The Senate passed a bill Wednesday that backers say will make schools safer by allowing school districts to designate employees for specialized concealed weapons training.
Senators voted 27-18 to send the bill, HB 1083, back to the House for consideration. The House can either agree with changes made by the Senate, send it to a conference committee for more work or kill the bill.
Sen. Briggs Hopson, R-Vicksburg, said he took no joy in presenting the bill.
“It’s unfortunate we live in a society where we have to look at all avenues and measures to protect our children from harm,” said Hopson, chairman of the Senate Judiciary A Committee.
Hopson said news reports had erroneously created a narrative that the bill would allow school officials to begin carrying concealed weapons, but pointed out that already is allowed under state law. He also said that the bill would not mandate allowing staff members to carry weapons.
“You’re not putting more weapons in school than you were a week ago or a month ago,” Hopson told the chamber.
Hopson added that the bill would allow any school officials who have enhanced concealed carry permits to receive specialized training once the local school board approves.
House Bill 1083 builds on an existing law passed in the 2011 legislative session which expanded the rules on who could carry a concealed weapon. This bill allowed public defenders and citizens who passed a background check, took a firearms training course and obtained the correct permit to bring their weapon with them to many public spaces.
Mississippi has two main types of concealed carry permit laws — the standard concealed carry permit allows individuals to bring their weapon to some places, but there are strict rules on which locations are allowed.
Those with an enhanced concealed carry permit must complete a safety course offered by a certified instructor from a nationally recognized or Mississippi Department of Public Safety-approved organization that specializes in firearms training.
With the enhanced permit, people can bring their weapons with them to a long list of public spaces, including elementary and secondary school facilities, university and college campuses, courthouses (but not court rooms when a proceeding is underway), polling places, public schools, and other public places.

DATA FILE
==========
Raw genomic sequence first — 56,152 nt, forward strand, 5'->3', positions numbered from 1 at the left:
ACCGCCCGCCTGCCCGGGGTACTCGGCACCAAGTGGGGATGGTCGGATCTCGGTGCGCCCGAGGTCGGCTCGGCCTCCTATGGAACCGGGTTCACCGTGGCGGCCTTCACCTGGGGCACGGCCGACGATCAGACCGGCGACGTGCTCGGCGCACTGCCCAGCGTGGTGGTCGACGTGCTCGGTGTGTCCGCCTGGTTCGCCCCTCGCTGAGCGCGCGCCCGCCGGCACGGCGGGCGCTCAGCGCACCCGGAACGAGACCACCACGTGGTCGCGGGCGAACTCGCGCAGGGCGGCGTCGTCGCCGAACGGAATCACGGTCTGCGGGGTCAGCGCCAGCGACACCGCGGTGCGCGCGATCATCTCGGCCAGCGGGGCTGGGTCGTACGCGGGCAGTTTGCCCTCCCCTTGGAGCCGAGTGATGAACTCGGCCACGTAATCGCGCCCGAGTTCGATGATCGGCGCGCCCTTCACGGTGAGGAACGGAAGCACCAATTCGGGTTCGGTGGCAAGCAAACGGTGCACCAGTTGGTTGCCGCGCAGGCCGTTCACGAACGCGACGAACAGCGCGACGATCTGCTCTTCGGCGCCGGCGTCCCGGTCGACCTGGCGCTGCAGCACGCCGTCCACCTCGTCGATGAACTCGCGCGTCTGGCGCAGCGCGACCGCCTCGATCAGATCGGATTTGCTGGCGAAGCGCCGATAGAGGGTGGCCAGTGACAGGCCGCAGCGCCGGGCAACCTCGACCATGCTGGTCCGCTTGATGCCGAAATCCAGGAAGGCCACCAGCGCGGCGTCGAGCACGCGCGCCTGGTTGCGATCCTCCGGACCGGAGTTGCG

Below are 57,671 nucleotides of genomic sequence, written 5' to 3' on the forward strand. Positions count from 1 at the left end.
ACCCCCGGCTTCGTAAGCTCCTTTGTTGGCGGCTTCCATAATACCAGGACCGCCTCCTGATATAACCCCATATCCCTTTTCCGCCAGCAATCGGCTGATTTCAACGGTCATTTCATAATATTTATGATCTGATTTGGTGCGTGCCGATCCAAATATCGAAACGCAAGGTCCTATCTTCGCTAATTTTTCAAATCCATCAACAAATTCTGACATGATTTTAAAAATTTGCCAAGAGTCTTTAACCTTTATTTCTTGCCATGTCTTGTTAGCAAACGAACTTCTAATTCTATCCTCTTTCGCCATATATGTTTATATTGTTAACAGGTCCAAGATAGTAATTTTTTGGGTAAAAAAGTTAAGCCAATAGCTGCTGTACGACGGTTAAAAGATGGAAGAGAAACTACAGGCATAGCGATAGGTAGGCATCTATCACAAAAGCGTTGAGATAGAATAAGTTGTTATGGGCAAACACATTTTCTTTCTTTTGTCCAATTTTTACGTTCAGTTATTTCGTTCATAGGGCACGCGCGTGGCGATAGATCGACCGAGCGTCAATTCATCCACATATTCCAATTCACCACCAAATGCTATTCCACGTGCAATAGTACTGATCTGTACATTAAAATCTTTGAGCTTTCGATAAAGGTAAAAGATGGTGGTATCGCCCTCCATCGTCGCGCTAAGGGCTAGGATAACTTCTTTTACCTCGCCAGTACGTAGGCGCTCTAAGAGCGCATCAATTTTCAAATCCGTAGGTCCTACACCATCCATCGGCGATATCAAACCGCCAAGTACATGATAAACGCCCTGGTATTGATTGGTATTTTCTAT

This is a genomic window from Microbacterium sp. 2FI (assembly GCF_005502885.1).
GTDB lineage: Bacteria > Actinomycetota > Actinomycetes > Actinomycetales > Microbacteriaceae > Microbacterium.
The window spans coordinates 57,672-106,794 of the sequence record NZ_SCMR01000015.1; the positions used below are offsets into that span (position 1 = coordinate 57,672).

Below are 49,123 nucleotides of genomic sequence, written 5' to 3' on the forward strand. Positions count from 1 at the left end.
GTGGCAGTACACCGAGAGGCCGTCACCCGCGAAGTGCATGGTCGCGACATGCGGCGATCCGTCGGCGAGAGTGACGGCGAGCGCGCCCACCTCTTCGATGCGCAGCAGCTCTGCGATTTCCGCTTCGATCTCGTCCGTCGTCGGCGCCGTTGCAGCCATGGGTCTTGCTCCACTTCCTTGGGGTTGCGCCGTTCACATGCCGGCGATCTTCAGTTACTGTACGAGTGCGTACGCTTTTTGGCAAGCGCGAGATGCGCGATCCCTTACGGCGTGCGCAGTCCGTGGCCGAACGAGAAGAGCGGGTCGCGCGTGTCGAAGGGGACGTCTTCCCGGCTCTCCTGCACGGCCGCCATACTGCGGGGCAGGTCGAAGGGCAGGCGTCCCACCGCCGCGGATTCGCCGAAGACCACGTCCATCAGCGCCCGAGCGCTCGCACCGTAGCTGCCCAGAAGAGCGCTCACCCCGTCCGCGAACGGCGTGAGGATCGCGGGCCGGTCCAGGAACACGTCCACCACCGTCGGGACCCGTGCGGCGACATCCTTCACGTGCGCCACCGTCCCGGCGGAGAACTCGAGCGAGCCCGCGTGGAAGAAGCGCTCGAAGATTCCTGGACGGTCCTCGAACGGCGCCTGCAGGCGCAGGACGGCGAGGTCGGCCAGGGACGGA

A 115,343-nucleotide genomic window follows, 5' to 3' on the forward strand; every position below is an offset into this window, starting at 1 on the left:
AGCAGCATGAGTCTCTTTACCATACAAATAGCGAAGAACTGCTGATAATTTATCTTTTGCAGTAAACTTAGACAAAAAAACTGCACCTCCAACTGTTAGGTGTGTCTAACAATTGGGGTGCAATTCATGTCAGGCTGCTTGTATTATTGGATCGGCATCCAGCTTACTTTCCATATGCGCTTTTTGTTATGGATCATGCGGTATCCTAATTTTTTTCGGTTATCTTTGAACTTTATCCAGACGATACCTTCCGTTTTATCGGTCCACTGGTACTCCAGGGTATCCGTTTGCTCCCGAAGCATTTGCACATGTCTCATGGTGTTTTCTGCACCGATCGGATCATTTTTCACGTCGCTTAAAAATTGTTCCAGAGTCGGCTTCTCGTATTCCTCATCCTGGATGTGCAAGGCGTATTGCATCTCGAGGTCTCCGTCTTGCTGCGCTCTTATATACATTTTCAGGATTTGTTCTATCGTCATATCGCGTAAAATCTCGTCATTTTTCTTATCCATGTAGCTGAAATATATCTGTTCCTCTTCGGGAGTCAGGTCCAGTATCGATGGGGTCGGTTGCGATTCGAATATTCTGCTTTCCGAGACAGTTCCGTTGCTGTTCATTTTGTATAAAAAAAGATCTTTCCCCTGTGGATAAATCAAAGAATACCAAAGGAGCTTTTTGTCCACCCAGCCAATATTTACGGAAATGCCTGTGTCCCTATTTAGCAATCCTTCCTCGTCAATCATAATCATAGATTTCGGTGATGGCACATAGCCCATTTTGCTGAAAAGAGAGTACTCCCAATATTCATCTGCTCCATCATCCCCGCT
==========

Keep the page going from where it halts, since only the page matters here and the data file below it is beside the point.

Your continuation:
Sen. Kevin Blackwell, R-Southaven, successfully amended the bill to conceal the identities of individuals receiving the special training for carrying concealed weapons in schools and to require a psychological screening of those persons and require them to pass a shooting proficiency test.
The original HB 1083 prompted backlash from the Southeastern Conference and university leaders because of provisions regarding sporting events on college campuses. Once it reached the Senate a committee stripped much of the original language and replaced it with the “Mississippi School Safety Act” which would allow teachers and other public school employees to carry firearms on K-12 campuses if they took safety training courses.
Sen. Hopson said he did not foresee any objection from the SEC or other collegiate athletic conferences to the revised bill.
Rep. Andy Gipson, R-Braxton, the principal author of HB 1083, said he hasn’t read the Senate version in full, but objects to language added saying permit holders cannot bring their weapons to school athletic events. He supports the provision that would allow trained teachers and staff to carry concealed weapons, but has to take a deeper look at the bill’s language, he said.
“I support that concept, but the rub is this creation of a new exception in the bill that doesn’t exist today,” Gipson said.
Permit holders have had the ability to carry weapons on college campuses since the original bill passed in 2011, he said.
“The universities adopted policies contradicting that, so this bill, when it left the House, said any policy contradicting the law could be challenged with the attorney general, get an opinion, then give that agency a chance to fix their policy.” Gipson said. “Now it’s creating a new exception of a gun-free zone that doesn’t exist today in the law. So I’m going to have to look at that.”
After the vote, Hopson declined to respond to Gipson’s remarks but said the Senate version was a response to ongoing concerns about safety at sporting events.
Recently, a group of 325 university and college officials emailed a letter to the entire Senate urging legislators to vote against the bill, asking instead “to be armed only with a safe environment by keeping guns out of the classroom.”
“While this legislation would be specific to enhanced concealed carry permit holders, any classroom with a gun is a very different classroom than one without a gun,” the letter said. “A classroom with a gun ceases to be an environment where teachers or students can feel safe engaging in the sorts of stimulating and challenging discussions that are the hallmarks of higher education.”
Much of the Senate debate included mentions of a recent mass shooting in Parkland, Fla., where a gunman killed 17 people. State Sen. Barbara Blackmon, D-Canton, cited a study that found the New York Police Department has an 18 percent hit rate in shootouts.
“If these professionally trained police officers only have a 20 percent of rate of hitting their target, in an active shooter situation what would you surmise a teacher in classroom’s rate would be?,” Blackmon asked during the debate.
“This bill provides our school leaders with another way to beef up security at their campuses in a responsible manner,” Lt. Gov. Reeves said in a statement emailed by his office immediately following the vote. “Coupled with the MCOPS (providing additional policing around schools) program we passed several years ago, this is another tool to keep our children safe in the classroom.”